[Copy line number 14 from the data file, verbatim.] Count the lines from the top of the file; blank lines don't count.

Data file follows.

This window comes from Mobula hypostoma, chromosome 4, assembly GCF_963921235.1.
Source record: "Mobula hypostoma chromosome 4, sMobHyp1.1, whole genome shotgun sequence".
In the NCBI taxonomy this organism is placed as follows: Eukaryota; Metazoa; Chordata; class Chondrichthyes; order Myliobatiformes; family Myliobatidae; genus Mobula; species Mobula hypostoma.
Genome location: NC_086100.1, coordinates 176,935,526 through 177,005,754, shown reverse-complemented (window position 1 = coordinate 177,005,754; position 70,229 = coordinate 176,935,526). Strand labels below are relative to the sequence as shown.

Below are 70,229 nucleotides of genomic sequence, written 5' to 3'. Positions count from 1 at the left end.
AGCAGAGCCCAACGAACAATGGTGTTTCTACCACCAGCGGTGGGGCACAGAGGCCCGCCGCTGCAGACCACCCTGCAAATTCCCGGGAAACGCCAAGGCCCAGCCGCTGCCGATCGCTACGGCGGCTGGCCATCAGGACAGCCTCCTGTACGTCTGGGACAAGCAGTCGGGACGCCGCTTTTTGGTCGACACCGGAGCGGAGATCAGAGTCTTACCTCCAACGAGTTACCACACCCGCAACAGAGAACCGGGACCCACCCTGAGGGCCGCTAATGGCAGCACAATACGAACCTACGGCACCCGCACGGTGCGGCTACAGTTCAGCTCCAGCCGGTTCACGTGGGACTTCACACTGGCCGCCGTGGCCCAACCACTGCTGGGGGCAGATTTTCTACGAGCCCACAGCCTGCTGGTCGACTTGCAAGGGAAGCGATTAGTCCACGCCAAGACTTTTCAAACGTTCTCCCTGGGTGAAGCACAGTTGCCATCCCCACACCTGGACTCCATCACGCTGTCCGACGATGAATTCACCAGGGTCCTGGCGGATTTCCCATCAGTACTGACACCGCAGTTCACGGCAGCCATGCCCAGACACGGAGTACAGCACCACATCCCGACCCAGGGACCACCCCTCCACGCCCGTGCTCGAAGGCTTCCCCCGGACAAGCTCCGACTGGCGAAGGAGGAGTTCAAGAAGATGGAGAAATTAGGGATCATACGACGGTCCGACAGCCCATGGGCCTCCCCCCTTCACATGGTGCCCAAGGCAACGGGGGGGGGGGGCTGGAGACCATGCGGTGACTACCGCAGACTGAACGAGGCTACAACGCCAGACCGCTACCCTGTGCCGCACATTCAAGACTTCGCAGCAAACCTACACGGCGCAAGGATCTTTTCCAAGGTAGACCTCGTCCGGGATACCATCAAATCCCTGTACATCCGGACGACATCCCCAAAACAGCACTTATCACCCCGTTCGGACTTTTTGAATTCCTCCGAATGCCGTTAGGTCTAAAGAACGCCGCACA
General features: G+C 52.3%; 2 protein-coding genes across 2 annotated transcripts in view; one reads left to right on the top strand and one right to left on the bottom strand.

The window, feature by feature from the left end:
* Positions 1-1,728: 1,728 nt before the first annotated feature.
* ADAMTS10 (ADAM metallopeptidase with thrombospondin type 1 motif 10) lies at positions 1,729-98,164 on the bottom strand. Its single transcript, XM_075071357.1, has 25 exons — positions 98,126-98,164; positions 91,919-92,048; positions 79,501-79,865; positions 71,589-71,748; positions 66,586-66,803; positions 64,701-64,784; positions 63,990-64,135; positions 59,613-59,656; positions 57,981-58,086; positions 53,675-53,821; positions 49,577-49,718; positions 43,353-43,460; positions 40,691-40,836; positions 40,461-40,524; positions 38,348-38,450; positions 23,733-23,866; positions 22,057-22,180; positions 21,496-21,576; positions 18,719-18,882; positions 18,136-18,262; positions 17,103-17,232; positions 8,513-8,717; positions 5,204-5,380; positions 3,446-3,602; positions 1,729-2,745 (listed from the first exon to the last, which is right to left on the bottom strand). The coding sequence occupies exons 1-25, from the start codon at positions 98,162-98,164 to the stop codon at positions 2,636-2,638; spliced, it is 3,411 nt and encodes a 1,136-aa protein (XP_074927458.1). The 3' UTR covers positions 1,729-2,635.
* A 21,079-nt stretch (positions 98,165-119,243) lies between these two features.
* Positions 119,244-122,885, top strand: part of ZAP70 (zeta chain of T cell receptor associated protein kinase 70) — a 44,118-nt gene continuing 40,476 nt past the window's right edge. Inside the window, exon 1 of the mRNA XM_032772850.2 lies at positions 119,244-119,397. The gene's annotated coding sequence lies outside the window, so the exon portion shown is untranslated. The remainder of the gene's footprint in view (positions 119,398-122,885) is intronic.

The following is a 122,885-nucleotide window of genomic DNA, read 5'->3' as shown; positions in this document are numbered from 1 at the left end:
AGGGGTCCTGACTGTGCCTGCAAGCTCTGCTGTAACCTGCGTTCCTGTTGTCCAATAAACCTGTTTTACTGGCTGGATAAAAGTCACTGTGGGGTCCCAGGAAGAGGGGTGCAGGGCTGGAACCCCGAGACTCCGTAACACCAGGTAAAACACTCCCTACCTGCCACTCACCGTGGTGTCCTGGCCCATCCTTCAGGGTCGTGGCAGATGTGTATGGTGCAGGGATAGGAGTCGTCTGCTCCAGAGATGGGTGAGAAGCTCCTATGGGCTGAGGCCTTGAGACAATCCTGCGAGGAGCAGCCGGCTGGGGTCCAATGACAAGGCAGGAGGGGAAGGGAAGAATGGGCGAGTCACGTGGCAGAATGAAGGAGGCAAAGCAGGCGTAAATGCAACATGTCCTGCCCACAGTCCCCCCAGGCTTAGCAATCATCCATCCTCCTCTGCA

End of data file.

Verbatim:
AGGGGTCCTGACTGTGCCTGCAAGCTCTGCTGTAACCTGCGTTCCTGTTGTCCAATAAACCTGTTTTACTGGCTGGATAAAAGTCACTGTGGGGTCCCAGGAAGAGGGGTGCAGGGCTGGAACCCCGAGACTCCGTAACACCAGGTAAAACACTCCCTACCTGCCACTCACCGTGGTGTCCTGGCCCATCCTTCAGGGTCGTGGCAGATGTGTATGGTGCAGGGATAGGAGTCGTCTGCTCCAGAGATGGGTGAGAAGCTCCTATGGGCTGAGGCCTTGAGACAATCCTGCGAGGAGCAGCCGGCTGGGGTCCAATGACAAGGCAGGAGGGGAAGGGAAGAATGGGCGAGTCACGTGGCAGAATGAAGGAGGCAAAGCAGGCGTAAATGCAACATGTCCTGCCCACAGTCCCCCCAGGCTTAGCAATCATCCATCCTCCTCTGCA